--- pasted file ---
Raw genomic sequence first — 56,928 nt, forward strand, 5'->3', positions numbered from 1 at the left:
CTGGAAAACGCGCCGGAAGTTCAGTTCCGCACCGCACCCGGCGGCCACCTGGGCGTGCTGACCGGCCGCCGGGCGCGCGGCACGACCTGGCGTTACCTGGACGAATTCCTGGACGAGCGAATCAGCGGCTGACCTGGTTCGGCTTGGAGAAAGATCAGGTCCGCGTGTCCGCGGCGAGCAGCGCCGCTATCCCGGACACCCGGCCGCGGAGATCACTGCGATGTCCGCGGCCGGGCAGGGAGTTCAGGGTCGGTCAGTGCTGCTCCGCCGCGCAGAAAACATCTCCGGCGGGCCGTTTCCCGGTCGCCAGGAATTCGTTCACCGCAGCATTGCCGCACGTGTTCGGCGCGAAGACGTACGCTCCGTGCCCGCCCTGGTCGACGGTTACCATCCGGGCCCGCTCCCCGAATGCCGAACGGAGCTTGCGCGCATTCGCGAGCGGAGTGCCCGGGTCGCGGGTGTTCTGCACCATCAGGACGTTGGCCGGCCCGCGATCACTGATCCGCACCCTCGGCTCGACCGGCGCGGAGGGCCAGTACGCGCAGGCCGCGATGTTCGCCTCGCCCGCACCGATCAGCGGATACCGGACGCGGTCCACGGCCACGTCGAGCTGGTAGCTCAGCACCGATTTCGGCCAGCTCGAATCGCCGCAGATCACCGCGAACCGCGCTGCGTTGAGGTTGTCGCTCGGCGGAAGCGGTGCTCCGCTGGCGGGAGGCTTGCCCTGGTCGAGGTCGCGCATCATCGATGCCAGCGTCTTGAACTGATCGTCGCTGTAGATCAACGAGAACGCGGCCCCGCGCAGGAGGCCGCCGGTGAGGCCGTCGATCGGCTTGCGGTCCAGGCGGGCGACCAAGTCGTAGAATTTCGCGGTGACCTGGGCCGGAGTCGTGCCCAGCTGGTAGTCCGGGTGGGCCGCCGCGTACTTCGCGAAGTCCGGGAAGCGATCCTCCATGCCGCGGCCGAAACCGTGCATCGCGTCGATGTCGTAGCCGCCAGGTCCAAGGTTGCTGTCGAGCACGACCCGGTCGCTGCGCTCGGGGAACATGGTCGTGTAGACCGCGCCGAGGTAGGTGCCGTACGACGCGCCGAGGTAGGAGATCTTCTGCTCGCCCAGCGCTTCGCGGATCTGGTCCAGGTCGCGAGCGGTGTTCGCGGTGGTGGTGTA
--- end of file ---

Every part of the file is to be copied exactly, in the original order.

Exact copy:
Raw genomic sequence first — 56,928 nt, forward strand, 5'->3', positions numbered from 1 at the left:
CTGGAAAACGCGCCGGAAGTTCAGTTCCGCACCGCACCCGGCGGCCACCTGGGCGTGCTGACCGGCCGCCGGGCGCGCGGCACGACCTGGCGTTACCTGGACGAATTCCTGGACGAGCGAATCAGCGGCTGACCTGGTTCGGCTTGGAGAAAGATCAGGTCCGCGTGTCCGCGGCGAGCAGCGCCGCTATCCCGGACACCCGGCCGCGGAGATCACTGCGATGTCCGCGGCCGGGCAGGGAGTTCAGGGTCGGTCAGTGCTGCTCCGCCGCGCAGAAAACATCTCCGGCGGGCCGTTTCCCGGTCGCCAGGAATTCGTTCACCGCAGCATTGCCGCACGTGTTCGGCGCGAAGACGTACGCTCCGTGCCCGCCCTGGTCGACGGTTACCATCCGGGCCCGCTCCCCGAATGCCGAACGGAGCTTGCGCGCATTCGCGAGCGGAGTGCCCGGGTCGCGGGTGTTCTGCACCATCAGGACGTTGGCCGGCCCGCGATCACTGATCCGCACCCTCGGCTCGACCGGCGCGGAGGGCCAGTACGCGCAGGCCGCGATGTTCGCCTCGCCCGCACCGATCAGCGGATACCGGACGCGGTCCACGGCCACGTCGAGCTGGTAGCTCAGCACCGATTTCGGCCAGCTCGAATCGCCGCAGATCACCGCGAACCGCGCTGCGTTGAGGTTGTCGCTCGGCGGAAGCGGTGCTCCGCTGGCGGGAGGCTTGCCCTGGTCGAGGTCGCGCATCATCGATGCCAGCGTCTTGAACTGATCGTCGCTGTAGATCAACGAGAACGCGGCCCCGCGCAGGAGGCCGCCGGTGAGGCCGTCGATCGGCTTGCGGTCCAGGCGGGCGACCAAGTCGTAGAATTTCGCGGTGACCTGGGCCGGAGTCGTGCCCAGCTGGTAGTCCGGGTGGGCCGCCGCGTACTTCGCGAAGTCCGGGAAGCGATCCTCCATGCCGCGGCCGAAACCGTGCATCGCGTCGATGTCGTAGCCGCCAGGTCCAAGGTTGCTGTCGAGCACGACCCGGTCGCTGCGCTCGGGGAACATGGTCGTGTAGACCGCGCCGAGGTAGGTGCCGTACGACGCGCCGAGGTAGGAGATCTTCTGCTCGCCCAGCGCTTCGCGGATCTGGTCCAGGTCGCGAGCGGTGTTCGCGGTGGTGGTGTA